That was the season that every team saw us as the team to beat, simply because we were the FA Cup holders and therefore a big scalp. Perfectly understandable, I suppose, but of little consolation. We held out for the first half, but succumbed to the only goal of the game after the break when we conceded an early penalty that was put away by Neil Young, proving that he didn’t have the heart of gold he’d been mining for. The Lancastrian half of the near 22,000 crowd left happy with a 1-0, the red and white half grumbled their way back onto the buses. Preston were eventually deducted a point that season for fielding an ineligible player, and relegated three points short of safety, so even if Dave Carrick’s transfer from Witton Albion had been fully ratified before his debut from the bench in November ’73, they’d still have been knackered.

As was virtually compulsory back then, post-match Blackpool was next on our itinerary, but the place was absolute chaos. October, the lights were on, it was full of the usual Blackpool tourists, and fans from every fixture north of the M62 - including Scotland. So it was colours away, and the Bierkeller, the Foxhall, the Manchester, and the Pleasure Beach, in that order. We were ambushed by some Liverpool Scallies outside the shows, and I received a belt in the mouth from one of those walking sticks full of Blackpool rock. Others were less fortunate than I, and bear the scars of that attack by the Rose Garden to this day. As we sat licking our wounds and arming ourselves with pop bottles should our assailants return, an old dear offered us aspirin as if it would make broken teeth return and broken noses miraculously straighten themselves. Nice thought, though. Some Rangers fans had seen the end of the incident, and said they’d watch our backs for the rest of the night, which was a bit of a surprise, but a welcome one. We took refuge in the New Brunswick club, watching the “turns” in the deep end. Perhaps tame by Blackpool standards, but at least no-one tried to thump us in there.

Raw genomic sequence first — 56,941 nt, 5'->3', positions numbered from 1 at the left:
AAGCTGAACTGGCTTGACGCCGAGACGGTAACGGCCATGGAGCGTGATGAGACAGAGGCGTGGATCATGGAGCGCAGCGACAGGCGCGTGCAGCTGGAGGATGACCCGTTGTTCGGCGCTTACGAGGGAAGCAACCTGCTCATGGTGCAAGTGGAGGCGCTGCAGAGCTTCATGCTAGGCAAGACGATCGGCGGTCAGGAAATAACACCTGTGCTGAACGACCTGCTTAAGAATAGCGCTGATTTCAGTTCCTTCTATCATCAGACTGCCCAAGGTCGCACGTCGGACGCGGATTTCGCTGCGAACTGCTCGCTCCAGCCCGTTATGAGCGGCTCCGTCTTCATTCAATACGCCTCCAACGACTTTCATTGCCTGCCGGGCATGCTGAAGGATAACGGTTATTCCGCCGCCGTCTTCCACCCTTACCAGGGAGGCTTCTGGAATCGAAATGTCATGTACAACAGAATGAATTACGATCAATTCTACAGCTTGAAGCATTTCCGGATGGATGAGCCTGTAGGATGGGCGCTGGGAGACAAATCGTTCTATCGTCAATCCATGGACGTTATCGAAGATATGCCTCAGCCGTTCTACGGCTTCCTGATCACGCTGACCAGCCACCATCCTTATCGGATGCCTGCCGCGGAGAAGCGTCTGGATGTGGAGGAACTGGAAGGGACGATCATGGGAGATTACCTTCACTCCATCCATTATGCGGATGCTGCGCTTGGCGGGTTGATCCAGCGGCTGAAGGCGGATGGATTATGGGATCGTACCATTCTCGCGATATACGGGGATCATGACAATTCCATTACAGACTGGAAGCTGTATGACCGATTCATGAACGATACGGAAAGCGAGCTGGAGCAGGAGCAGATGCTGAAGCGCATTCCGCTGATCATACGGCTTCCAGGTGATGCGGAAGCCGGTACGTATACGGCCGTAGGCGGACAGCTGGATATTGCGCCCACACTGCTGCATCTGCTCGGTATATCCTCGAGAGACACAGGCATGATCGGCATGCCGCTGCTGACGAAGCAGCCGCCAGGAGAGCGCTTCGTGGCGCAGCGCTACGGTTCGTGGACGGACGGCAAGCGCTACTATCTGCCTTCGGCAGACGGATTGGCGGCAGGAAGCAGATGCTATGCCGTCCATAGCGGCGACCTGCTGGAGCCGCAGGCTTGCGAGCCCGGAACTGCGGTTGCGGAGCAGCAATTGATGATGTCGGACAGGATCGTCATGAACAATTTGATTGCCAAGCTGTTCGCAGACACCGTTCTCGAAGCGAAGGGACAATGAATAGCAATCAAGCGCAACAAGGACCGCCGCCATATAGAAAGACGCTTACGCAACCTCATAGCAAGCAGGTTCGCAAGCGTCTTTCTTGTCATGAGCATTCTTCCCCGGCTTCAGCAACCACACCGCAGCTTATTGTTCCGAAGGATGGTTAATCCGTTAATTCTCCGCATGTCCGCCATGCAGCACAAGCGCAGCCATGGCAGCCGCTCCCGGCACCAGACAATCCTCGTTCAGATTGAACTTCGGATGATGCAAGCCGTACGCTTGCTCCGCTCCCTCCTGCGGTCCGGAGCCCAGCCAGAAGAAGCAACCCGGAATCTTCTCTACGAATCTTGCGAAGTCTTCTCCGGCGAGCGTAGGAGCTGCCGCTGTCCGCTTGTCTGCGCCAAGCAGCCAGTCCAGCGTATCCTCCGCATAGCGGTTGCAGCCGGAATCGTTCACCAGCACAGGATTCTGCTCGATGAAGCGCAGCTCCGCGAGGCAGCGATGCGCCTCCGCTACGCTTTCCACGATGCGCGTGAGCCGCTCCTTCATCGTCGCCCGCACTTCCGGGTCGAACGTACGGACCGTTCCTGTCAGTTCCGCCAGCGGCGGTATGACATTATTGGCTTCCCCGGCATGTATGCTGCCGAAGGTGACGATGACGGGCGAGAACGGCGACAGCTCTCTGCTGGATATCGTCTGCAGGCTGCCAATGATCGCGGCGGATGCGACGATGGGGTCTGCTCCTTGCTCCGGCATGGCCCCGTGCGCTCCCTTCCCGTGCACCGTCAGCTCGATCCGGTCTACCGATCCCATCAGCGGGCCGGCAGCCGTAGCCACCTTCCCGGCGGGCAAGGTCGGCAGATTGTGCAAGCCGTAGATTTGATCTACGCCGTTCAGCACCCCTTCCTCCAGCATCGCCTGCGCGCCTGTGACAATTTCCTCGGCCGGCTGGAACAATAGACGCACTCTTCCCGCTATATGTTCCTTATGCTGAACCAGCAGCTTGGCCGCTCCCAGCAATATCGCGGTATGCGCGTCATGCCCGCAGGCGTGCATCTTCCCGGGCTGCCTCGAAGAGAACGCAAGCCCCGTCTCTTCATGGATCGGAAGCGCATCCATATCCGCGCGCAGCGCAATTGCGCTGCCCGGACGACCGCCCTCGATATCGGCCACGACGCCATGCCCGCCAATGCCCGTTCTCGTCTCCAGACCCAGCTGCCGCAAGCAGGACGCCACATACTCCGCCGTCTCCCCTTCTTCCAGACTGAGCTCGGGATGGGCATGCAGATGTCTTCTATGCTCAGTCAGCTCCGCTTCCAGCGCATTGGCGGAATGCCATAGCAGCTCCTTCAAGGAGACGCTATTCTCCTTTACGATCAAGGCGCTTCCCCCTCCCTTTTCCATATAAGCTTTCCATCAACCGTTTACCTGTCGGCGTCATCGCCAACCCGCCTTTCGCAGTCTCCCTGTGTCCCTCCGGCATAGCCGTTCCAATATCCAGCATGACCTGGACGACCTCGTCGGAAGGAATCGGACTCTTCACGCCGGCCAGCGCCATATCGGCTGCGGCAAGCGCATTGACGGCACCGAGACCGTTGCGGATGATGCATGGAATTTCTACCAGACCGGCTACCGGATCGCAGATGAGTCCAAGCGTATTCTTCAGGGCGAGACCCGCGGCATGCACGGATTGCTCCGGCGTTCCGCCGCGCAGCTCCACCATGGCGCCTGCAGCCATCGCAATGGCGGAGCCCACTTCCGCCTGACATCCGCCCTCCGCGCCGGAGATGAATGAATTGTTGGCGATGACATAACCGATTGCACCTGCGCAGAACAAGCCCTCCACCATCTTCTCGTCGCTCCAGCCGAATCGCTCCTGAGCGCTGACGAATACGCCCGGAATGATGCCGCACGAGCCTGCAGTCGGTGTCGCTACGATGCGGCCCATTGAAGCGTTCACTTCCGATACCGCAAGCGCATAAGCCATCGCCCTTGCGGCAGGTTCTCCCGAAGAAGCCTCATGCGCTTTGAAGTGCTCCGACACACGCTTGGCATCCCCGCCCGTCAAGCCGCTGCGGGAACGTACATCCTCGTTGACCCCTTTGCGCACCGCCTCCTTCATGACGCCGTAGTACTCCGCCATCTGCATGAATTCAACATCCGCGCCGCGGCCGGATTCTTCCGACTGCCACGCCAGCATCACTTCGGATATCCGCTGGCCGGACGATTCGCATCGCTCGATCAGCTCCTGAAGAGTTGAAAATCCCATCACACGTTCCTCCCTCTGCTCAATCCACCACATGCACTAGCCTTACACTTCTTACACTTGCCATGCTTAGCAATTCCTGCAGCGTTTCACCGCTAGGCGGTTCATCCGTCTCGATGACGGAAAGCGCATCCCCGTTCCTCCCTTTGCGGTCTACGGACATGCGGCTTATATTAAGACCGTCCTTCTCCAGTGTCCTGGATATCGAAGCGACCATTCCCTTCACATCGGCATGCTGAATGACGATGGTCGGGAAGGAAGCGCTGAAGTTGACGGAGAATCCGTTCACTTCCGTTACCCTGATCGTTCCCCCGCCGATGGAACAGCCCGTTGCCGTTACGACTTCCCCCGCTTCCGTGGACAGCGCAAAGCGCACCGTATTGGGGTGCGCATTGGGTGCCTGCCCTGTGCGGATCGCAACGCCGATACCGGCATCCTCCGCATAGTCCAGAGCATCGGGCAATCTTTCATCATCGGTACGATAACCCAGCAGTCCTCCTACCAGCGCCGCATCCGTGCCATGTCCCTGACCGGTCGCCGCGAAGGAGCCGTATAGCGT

Back to the bus, and we fought off (ineffectively) a very persistent pair of Liver Birds in “kiss me quick” hats, one smelling like an ashtray and the other of vodka and lime, as we waited for everyone to turn up. We eventually departed only one man down, which is not a bad score for a Blackpool trip. Somewhere out on the Pennines we stopped for a run-off, next to some roadworks, as the flashing orange lights provided a bit of visibility for the bladder-emptiers. Fresh turnips were plucked from the field for sustenance, and as the bus pulled way, several orange flashing lights appeared from beneath jackets. As this was years before “let’s all have a disco”, no blame can be retrospectively attached to Terry Butcher, which is a shame, as he has a lot to answer for. So it was a darkened coach, except for our mobile light show, that rattled over the moors, with “Ballroom Blitz” crackling from the speakers, drowning out the sound of our teeth crunching into freshly-picked snaggers.

At our first drop-off, in West Auckland, we found the missing passenger standing by the road, hitching a lift. He had no idea how he’d got there, or even that “there” was only three miles from home. A fitting end to an eventful day, and all we had to show for it was a fat lip, courtesy of too much Blackpool rock, and a 9-6 domino, courtesy of the secret pocket in my scarf. Perhaps the future of entertainment in the pubs and clubs of the North East was in for a change after all.

BOOK INFO: Starting out as a nostalgic look back at following Sunderland AFC far and wide over quiet pint, Ganterbury Tales is a ridiculously detailed recollection of the halcyon days when watching the Lads away from home was usually a step into the unknown. Authors Sobs and Pos bring together a daft story for almost every away game and ground and their experiences will re-ignite long lost memories for those hardy pilgrims who have braved planes, trains, automobiles and coaches to follow our famous club through thick and thin over the years.